This section is from the book "The Florists' Manual", by William Scott. Also available from Amazon: The Florist's Manual.
The species that is useful to the florist is called by many names. Ground ivy is one, and the Germans apply the elegant name of louse krout. The variegated form of this little weed is one of our best basket plants. It starts to grow so well and makes such a fine appearance in a vase or basket that, weed as it may be, it is well worth growing.
The ends of the growths, a few inches long, should be put into 2-inch pots in September, three or four in each pot, and placed in a coldframe. Kept shaded and moist they will soon be rooted, and then the glass should be removed till severe weather arrives, when the glass should again go on. Leave them in the frame till end of March, when they should be got out and shifted into 3-inch pots and started growing in the greenhouse. We place them along the edges of benches or shelves where their quick growing shoots can hang down.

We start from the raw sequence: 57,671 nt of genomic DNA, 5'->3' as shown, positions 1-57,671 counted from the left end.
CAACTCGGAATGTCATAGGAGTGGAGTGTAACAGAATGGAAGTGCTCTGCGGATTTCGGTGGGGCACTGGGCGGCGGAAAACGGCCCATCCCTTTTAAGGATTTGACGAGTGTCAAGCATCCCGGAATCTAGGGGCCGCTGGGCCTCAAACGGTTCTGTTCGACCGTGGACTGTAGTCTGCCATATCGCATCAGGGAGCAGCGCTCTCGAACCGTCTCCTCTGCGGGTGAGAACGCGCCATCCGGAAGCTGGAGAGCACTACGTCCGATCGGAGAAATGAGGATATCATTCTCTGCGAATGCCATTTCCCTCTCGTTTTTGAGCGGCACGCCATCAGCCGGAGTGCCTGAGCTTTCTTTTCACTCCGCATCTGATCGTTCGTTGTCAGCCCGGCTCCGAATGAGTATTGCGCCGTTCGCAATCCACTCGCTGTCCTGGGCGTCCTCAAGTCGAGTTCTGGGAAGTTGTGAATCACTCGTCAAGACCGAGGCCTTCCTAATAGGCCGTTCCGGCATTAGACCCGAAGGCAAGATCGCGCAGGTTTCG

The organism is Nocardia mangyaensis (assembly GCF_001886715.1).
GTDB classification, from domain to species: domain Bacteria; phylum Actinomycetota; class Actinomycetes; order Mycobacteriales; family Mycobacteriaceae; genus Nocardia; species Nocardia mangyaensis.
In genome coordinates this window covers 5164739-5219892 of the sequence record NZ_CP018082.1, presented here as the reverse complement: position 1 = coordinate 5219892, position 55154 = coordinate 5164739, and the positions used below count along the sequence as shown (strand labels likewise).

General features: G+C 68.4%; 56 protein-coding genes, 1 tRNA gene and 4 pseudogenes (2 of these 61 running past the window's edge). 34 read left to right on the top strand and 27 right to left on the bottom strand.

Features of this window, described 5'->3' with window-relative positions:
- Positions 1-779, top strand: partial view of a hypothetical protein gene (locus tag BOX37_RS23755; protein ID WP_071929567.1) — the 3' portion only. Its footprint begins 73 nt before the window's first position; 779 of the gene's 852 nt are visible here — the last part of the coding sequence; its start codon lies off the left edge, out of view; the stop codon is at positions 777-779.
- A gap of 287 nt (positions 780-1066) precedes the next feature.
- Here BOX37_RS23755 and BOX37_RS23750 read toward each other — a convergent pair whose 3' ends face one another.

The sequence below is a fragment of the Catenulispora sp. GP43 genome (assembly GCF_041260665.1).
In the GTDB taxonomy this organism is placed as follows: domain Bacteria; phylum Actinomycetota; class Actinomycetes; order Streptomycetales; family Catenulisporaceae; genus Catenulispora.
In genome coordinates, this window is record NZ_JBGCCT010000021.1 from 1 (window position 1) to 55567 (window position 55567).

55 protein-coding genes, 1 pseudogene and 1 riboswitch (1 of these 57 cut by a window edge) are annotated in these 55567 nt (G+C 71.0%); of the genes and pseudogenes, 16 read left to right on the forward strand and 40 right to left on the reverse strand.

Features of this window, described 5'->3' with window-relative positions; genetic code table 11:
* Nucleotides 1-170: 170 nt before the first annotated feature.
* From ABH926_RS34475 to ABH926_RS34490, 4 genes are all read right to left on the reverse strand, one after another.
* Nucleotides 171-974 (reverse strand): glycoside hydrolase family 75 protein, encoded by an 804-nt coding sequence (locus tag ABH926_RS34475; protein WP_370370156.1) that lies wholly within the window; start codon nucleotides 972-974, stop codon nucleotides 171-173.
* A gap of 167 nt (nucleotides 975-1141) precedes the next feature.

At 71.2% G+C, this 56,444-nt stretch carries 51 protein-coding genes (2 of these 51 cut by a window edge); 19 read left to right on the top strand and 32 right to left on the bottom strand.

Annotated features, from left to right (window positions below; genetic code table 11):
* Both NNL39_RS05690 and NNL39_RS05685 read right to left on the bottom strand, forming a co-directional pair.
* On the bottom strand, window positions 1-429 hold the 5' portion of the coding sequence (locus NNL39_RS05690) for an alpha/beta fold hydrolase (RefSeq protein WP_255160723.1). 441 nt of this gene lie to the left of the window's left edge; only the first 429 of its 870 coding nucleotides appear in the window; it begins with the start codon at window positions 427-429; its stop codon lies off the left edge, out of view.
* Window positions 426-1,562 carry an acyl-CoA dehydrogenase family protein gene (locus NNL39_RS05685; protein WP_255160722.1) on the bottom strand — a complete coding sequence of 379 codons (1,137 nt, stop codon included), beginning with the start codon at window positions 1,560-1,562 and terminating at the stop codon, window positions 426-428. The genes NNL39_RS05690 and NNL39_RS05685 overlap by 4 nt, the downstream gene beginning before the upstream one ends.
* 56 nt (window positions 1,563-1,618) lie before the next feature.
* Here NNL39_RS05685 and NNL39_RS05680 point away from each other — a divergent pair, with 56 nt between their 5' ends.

Few plants will make such a veil of growth to cover the woodwork of our rustic baskets or the moss of our hanging baskets as this little creeping Jenny, but do not attempt to keep it in the greenhouse all winter or it will be useless.